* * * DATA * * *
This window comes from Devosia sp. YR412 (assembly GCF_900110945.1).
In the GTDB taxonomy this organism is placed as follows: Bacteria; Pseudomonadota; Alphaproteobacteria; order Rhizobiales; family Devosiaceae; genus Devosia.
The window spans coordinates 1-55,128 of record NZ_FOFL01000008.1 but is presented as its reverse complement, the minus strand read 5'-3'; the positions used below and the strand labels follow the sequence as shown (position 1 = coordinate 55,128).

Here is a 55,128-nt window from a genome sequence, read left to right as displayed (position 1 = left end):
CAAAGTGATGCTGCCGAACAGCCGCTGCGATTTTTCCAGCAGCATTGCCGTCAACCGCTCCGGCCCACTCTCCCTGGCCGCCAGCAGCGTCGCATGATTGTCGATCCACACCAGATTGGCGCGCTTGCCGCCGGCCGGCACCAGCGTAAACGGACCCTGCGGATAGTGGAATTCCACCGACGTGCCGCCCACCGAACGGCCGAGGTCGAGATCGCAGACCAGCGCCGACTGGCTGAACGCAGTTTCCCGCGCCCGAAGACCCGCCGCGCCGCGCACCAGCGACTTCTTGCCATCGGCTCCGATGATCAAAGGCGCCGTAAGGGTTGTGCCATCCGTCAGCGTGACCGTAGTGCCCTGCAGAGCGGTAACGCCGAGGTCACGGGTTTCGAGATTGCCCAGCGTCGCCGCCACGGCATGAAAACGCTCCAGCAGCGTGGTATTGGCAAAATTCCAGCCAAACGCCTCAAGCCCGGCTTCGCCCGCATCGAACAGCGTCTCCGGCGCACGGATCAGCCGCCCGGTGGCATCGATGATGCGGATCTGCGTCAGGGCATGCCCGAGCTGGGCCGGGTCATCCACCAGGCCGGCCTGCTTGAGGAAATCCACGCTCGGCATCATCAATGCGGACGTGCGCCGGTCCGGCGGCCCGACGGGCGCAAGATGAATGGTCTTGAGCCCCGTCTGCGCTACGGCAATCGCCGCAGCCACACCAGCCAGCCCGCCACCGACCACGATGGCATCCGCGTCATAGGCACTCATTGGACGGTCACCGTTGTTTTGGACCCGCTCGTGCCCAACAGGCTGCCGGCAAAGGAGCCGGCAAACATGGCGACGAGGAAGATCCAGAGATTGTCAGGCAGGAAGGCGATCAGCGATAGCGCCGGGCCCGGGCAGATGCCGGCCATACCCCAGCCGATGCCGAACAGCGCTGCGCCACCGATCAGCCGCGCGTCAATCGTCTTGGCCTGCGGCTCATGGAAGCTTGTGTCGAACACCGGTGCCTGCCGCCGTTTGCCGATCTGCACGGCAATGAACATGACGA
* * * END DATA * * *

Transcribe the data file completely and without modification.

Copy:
This window comes from Devosia sp. YR412 (assembly GCF_900110945.1).
In the GTDB taxonomy this organism is placed as follows: Bacteria; Pseudomonadota; Alphaproteobacteria; order Rhizobiales; family Devosiaceae; genus Devosia.
The window spans coordinates 1-55,128 of record NZ_FOFL01000008.1 but is presented as its reverse complement, the minus strand read 5'-3'; the positions used below and the strand labels follow the sequence as shown (position 1 = coordinate 55,128).

Here is a 55,128-nt window from a genome sequence, read left to right as displayed (position 1 = left end):
CAAAGTGATGCTGCCGAACAGCCGCTGCGATTTTTCCAGCAGCATTGCCGTCAACCGCTCCGGCCCACTCTCCCTGGCCGCCAGCAGCGTCGCATGATTGTCGATCCACACCAGATTGGCGCGCTTGCCGCCGGCCGGCACCAGCGTAAACGGACCCTGCGGATAGTGGAATTCCACCGACGTGCCGCCCACCGAACGGCCGAGGTCGAGATCGCAGACCAGCGCCGACTGGCTGAACGCAGTTTCCCGCGCCCGAAGACCCGCCGCGCCGCGCACCAGCGACTTCTTGCCATCGGCTCCGATGATCAAAGGCGCCGTAAGGGTTGTGCCATCCGTCAGCGTGACCGTAGTGCCCTGCAGAGCGGTAACGCCGAGGTCACGGGTTTCGAGATTGCCCAGCGTCGCCGCCACGGCATGAAAACGCTCCAGCAGCGTGGTATTGGCAAAATTCCAGCCAAACGCCTCAAGCCCGGCTTCGCCCGCATCGAACAGCGTCTCCGGCGCACGGATCAGCCGCCCGGTGGCATCGATGATGCGGATCTGCGTCAGGGCATGCCCGAGCTGGGCCGGGTCATCCACCAGGCCGGCCTGCTTGAGGAAATCCACGCTCGGCATCATCAATGCGGACGTGCGCCGGTCCGGCGGCCCGACGGGCGCAAGATGAATGGTCTTGAGCCCCGTCTGCGCTACGGCAATCGCCGCAGCCACACCAGCCAGCCCGCCACCGACCACGATGGCATCCGCGTCATAGGCACTCATTGGACGGTCACCGTTGTTTTGGACCCGCTCGTGCCCAACAGGCTGCCGGCAAAGGAGCCGGCAAACATGGCGACGAGGAAGATCCAGAGATTGTCAGGCAGGAAGGCGATCAGCGATAGCGCCGGGCCCGGGCAGATGCCGGCCATACCCCAGCCGATGCCGAACAGCGCTGCGCCACCGATCAGCCGCGCGTCAATCGTCTTGGCCTGCGGCTCATGGAAGCTTGTGTCGAACACCGGTGCCTGCCGCCGTTTGCCGATCTGCACGGCAATGAACATGACGA